What does it mean to have a voice? Or to lose your voice? How do people treat you when you have no voice? The opening story of New Australian Fiction couldn’t pinpoint our country’s current political moment more precisely, yet there is no mention of First Nations peoples or the referendum. Instead, Eleanor Kirk explores these questions obliquely in her story, ‘The Next Dame Joan, Probably’, through an opera singer who loses her voice in Germany.
The strongest stories in this fifth annual collection from Kill Your Darlings use similar symbolic stand-ins for elusive emotions – sometimes called “objective correlatives”. Shaeden Berry’s ‘Lake Monsters’ embeds the hidden violence of a rural community in a fictional lake monster. Julie Koh’s playful ‘On the Road’ (yes, it’s a spoof on Kerouac) mocks the meaningless spiritual longings of privileged road-trippers. In Hope Loveday’s ‘Souvenirs’, lovers exchange a memory every time they have sex, losing a piece of their own history while being colonised by a piece of the other’s. And in Kalem Murray’s ‘A Return to Form’, a devouring hole down a dirty alley exerts a suicidal pull on a city’s inhabitants.
There are only a few direct references to current events (mercifully, the pandemic makes its only appearance in the introduction to the collection), and the “new” in this anthology is found more in bold technical experiments in form and point of view. Chris Flynn’s ‘Snake Island’ explores the war in Ukraine through the eyes of cats. André Dao draws on the techniques of autofiction, literary criticism and history for ‘Reading Proust by the Beach’. Madeleine Rebbechi tells her story of exploited workers in a doll factory, ‘Dip’, in the second person, addressing the reader directly as “you”.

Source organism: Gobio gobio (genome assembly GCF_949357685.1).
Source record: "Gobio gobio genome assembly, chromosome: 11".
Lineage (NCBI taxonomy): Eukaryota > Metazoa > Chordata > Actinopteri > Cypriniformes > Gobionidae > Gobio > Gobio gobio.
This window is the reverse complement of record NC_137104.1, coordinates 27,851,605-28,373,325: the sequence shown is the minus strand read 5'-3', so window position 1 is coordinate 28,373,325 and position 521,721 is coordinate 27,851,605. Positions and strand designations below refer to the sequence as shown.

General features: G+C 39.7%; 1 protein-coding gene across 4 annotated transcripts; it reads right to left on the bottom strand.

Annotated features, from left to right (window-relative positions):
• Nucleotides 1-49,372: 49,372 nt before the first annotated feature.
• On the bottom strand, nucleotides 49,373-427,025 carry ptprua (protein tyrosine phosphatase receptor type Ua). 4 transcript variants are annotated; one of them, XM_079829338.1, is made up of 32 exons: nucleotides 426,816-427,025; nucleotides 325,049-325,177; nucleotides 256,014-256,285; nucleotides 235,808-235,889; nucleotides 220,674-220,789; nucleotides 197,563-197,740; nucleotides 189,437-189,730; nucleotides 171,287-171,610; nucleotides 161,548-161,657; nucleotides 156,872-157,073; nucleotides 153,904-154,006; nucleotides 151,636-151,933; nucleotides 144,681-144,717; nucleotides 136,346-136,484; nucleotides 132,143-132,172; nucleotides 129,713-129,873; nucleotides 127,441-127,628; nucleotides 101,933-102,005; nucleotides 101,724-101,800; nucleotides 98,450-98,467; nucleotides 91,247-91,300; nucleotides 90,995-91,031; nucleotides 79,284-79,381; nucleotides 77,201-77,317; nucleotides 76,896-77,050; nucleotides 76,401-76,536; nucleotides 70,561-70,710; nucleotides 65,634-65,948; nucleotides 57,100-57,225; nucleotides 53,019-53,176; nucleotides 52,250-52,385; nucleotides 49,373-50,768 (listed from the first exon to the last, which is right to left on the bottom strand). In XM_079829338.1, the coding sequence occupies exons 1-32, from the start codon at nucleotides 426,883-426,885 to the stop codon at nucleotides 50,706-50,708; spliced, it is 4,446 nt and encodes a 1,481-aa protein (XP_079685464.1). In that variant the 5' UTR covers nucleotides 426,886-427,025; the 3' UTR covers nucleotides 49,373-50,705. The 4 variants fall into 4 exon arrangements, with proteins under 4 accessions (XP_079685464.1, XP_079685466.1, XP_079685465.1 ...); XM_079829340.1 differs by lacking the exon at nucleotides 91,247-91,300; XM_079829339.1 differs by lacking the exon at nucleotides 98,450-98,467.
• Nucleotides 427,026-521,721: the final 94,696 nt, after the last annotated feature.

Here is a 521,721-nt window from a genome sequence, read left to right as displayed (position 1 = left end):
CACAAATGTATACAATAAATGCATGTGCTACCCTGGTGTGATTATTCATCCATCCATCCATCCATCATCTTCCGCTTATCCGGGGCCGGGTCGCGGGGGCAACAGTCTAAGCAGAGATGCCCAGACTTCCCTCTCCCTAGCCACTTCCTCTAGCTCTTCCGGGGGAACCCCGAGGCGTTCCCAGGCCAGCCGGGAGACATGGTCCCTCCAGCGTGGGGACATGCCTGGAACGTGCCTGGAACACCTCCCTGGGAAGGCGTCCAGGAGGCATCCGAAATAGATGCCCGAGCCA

The poetry in these stories is often in their allusions. They reverberate beyond their mostly simple and sturdy prose to capture something ephemeral about our contemporary experience. Many of the characters we find here are on quests, searching for things just out of reach, from a secret sexuality, to a lost mother, to a total merging with loved ones.
So much for the “new”. I was also looking for the “Australian” in this collection of New Australian Fiction, and I was interested to find this often appeared in our relationship to other places. Half of these stories are set (at least partially) outside Australia – we’re taken from Vũng Tàu to the Black Sea, Beirut to Gelsenkirchen, Jogjakarta to Pittsburg, as though our sense of identity relies on comparing and contrasting ourselves with other places. And those other places are different for each of us. A telling moment comes when the narrator in Daniel Alwan’s ‘Hammam’, is talking to his Sydney media colleagues, a narrow demographic that is typically ‘white male “hipster” living in the inner city’. He tells them he’s transferring to London. ‘Back to the “motherland”, they said with uniform glee. It was the first time I’d heard that expression.’
This collection comes from both established and emerging writers, but each story is fresh and boundary-pushing. They refuse to see Australia through the tired old lenses. Instead, these stories hook and hold something of how we’re just beginning to think about ourselves as Australians, though it may be years before we can drag that beast onto dry land.
New Australian Fiction 2023, edited by Suzy Garcia
Featuring: Daniel Alwan, Chris Ames, Shaeden Berry, André Dao, Chris Flynn, Natasha Hertanto, Eleanor Kirk, Julie Koh, Hope Loveday, Kalem Murray, Madeleine Rebbechi and Allee Richards
Publisher: Kill Your Darlings
Release date: 1 September 2023